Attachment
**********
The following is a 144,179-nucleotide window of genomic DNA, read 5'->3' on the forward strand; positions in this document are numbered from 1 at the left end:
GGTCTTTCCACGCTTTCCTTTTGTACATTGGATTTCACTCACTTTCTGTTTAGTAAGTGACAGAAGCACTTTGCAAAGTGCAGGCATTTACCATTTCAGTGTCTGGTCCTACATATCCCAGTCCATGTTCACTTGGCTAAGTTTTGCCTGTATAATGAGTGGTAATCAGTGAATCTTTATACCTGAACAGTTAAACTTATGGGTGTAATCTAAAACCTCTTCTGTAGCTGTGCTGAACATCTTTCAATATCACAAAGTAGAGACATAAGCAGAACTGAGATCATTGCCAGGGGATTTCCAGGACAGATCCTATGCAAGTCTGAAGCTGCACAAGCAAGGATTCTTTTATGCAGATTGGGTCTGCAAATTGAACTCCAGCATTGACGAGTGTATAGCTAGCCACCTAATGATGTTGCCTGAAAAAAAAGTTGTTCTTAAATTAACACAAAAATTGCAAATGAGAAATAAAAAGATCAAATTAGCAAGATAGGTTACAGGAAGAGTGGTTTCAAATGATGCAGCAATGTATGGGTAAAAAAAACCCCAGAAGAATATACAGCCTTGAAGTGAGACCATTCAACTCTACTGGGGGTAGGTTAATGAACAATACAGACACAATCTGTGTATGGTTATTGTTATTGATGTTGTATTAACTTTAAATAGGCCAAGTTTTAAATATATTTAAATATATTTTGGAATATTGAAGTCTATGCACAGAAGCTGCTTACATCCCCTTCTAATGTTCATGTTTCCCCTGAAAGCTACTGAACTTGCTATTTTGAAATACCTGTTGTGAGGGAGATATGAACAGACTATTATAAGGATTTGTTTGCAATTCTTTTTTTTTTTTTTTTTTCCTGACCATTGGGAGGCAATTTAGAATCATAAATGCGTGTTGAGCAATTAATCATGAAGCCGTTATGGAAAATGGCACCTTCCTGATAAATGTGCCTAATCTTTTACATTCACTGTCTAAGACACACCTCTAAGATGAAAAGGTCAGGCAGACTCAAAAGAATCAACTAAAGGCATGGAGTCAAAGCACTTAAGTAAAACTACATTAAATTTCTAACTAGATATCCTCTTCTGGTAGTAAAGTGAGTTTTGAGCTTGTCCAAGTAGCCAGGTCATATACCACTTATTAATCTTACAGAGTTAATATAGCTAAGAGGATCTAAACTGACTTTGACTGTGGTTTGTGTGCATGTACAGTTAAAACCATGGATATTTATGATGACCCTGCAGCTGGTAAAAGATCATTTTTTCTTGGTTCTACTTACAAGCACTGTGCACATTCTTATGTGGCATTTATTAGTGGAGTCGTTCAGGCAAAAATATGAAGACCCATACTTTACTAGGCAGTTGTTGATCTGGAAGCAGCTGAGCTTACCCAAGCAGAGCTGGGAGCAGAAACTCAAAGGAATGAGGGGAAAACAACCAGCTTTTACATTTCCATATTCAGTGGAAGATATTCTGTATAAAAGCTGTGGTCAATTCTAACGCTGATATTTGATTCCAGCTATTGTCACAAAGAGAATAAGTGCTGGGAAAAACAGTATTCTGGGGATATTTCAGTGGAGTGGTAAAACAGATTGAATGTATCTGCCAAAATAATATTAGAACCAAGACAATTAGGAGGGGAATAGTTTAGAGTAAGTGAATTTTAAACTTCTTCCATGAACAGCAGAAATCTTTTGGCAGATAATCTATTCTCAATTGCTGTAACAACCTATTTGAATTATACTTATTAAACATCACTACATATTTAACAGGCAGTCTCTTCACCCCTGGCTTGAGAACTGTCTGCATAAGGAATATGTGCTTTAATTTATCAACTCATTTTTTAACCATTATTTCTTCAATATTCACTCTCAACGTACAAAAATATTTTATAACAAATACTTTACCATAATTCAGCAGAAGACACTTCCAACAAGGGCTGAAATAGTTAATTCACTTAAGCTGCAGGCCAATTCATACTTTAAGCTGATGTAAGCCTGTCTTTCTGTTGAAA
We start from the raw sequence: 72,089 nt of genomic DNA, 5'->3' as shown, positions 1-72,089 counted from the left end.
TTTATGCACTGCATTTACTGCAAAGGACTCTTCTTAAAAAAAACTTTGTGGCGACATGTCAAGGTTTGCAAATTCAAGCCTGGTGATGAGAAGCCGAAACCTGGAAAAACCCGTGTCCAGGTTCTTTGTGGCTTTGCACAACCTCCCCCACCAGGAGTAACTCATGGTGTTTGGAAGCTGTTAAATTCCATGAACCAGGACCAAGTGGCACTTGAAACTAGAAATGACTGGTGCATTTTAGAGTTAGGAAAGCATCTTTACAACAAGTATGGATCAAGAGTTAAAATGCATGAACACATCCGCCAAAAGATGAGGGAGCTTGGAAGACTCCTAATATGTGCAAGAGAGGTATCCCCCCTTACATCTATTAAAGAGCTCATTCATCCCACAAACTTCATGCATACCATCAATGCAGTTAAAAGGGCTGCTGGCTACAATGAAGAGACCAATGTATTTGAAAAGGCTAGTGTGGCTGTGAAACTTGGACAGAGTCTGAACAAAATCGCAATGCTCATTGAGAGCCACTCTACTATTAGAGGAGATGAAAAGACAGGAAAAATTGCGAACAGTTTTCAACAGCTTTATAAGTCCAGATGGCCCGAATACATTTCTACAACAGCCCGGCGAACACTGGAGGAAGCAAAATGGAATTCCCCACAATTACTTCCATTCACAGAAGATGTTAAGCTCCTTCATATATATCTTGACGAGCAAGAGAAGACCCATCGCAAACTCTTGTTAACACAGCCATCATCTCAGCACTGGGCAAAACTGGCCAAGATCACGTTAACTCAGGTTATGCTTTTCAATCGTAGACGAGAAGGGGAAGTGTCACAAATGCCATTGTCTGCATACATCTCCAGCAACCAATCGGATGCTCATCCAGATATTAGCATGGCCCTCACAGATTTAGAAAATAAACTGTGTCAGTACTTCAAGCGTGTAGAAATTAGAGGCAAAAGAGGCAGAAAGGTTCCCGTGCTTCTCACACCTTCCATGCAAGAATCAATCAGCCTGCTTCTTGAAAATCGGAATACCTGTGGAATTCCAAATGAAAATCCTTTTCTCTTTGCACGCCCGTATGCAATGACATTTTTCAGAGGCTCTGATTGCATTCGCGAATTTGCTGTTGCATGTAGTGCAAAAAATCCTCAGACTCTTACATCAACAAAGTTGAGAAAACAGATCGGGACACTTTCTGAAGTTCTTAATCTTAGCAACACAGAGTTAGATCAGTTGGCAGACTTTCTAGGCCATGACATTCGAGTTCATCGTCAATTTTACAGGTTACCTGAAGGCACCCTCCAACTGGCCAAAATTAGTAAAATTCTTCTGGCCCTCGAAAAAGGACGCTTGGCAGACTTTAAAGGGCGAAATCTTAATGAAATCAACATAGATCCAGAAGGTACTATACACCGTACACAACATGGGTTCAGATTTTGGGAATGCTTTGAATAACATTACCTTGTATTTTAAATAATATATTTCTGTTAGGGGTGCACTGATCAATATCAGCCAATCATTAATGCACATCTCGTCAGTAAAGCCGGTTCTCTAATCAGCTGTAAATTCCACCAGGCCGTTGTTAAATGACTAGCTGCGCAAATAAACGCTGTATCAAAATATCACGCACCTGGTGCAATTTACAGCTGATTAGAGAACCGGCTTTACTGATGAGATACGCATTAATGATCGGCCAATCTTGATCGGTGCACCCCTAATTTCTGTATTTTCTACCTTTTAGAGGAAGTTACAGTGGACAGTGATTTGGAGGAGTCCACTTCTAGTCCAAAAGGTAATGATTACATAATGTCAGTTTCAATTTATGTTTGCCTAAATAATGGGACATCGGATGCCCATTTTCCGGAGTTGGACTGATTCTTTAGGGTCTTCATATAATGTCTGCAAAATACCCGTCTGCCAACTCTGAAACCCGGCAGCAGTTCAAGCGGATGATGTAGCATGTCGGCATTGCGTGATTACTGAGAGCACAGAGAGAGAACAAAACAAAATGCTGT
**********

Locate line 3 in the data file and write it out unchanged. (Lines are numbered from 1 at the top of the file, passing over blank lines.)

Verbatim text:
We start from the raw sequence: 72,089 nt of genomic DNA, 5'->3' as shown, positions 1-72,089 counted from the left end.